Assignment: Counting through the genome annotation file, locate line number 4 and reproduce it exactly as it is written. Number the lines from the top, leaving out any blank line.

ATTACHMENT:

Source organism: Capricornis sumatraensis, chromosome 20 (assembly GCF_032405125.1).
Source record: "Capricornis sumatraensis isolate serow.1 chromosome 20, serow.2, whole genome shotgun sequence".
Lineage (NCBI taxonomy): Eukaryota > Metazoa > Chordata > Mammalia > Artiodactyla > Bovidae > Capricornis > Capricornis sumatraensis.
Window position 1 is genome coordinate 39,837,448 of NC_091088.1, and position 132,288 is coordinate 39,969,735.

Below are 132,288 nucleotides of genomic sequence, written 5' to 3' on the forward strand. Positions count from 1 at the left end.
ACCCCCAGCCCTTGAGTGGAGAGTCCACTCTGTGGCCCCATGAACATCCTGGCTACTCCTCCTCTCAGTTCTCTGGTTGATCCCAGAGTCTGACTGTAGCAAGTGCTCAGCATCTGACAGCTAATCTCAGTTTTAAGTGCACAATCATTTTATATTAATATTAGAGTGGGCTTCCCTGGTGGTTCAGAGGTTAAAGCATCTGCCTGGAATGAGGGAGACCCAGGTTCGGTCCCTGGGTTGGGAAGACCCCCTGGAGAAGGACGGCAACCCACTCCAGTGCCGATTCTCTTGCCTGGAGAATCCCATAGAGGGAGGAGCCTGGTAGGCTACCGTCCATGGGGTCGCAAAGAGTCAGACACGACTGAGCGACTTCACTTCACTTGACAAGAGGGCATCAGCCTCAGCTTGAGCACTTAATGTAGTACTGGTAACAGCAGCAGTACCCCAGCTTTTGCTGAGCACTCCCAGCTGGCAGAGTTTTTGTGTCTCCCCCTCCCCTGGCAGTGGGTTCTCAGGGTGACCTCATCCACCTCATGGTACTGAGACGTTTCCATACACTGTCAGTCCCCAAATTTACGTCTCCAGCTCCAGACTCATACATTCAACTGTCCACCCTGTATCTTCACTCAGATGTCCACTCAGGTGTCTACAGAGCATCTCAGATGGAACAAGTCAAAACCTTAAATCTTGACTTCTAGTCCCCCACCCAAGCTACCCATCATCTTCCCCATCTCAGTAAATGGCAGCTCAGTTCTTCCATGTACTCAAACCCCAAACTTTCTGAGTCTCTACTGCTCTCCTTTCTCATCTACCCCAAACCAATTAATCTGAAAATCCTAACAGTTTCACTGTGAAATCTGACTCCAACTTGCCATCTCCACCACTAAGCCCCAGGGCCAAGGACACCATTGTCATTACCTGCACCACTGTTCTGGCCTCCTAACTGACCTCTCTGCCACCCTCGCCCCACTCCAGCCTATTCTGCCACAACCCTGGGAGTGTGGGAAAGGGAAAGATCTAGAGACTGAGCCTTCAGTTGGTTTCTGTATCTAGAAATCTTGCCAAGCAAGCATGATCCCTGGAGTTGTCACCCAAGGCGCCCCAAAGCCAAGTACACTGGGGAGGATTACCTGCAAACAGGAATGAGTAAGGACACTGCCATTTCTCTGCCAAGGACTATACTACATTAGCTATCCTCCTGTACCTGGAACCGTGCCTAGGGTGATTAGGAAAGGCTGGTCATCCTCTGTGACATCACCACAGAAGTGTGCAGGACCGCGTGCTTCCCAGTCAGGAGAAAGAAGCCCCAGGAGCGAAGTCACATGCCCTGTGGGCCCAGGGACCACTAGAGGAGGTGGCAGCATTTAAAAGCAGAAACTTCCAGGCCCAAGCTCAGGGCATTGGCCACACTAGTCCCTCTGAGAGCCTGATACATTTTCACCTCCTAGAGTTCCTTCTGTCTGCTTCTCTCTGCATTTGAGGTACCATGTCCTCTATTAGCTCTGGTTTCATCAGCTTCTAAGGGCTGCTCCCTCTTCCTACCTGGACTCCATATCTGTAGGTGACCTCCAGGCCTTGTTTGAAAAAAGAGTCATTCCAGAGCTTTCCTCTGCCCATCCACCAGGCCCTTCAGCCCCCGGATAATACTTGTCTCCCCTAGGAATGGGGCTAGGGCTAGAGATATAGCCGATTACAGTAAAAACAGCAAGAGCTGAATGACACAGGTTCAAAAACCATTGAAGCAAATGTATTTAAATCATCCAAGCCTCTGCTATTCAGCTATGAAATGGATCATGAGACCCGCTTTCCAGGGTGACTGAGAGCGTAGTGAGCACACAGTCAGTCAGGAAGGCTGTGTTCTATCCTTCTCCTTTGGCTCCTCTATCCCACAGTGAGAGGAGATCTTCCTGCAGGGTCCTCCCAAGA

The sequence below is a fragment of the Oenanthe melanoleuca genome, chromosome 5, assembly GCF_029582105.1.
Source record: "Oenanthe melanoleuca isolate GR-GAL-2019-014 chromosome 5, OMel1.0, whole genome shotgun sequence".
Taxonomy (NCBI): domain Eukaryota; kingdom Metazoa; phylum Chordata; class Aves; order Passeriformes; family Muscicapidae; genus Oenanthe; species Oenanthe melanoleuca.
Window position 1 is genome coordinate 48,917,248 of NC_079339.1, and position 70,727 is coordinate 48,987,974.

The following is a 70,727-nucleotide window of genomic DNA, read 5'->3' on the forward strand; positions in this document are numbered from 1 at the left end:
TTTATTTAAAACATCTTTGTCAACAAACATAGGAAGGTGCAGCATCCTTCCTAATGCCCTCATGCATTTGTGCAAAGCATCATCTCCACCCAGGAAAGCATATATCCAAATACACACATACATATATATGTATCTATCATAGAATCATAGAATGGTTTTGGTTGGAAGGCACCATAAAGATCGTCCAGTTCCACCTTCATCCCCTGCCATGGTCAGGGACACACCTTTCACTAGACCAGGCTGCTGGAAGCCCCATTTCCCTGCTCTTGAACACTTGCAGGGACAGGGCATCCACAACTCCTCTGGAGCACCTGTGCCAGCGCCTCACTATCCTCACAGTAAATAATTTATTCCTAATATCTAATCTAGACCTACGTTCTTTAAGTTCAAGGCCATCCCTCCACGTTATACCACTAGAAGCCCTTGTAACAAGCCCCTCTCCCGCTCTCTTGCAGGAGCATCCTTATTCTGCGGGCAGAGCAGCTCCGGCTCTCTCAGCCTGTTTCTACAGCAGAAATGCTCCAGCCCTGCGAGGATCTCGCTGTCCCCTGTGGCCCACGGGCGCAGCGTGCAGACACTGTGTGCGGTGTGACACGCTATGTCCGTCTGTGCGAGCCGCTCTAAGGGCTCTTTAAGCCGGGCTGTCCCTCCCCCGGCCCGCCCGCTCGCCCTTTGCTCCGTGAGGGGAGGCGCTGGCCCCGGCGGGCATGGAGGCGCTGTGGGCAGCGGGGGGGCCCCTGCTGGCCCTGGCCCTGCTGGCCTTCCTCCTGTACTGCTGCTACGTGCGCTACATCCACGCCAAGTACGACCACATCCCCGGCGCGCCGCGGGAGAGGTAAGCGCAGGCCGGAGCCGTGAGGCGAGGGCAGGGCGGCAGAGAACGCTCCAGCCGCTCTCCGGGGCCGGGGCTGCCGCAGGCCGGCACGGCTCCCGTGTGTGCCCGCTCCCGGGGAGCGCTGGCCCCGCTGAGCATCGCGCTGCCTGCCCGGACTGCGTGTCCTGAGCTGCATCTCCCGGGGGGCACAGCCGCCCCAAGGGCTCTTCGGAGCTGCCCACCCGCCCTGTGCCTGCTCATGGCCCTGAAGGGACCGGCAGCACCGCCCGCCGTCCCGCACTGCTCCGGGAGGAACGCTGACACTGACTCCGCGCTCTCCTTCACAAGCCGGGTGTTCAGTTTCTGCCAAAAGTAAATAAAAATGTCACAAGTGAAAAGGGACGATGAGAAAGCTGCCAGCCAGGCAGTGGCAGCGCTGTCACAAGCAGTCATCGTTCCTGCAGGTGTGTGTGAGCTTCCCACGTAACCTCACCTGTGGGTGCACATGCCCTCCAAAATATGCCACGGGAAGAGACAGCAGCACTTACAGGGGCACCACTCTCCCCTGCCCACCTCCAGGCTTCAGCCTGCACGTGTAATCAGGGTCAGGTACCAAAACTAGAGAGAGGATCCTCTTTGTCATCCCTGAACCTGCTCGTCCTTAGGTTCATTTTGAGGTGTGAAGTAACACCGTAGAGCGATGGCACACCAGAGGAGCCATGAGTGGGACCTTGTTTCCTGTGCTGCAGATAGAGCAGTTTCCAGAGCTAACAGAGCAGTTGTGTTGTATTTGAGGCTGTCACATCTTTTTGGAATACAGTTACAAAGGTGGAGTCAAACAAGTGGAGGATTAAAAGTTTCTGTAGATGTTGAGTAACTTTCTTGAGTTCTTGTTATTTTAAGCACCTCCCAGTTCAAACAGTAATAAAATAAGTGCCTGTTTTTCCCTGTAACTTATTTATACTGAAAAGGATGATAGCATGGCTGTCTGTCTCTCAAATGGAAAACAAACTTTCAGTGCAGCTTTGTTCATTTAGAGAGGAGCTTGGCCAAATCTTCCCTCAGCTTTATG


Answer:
Window position 1 is genome coordinate 39,837,448 of NC_091088.1, and position 132,288 is coordinate 39,969,735.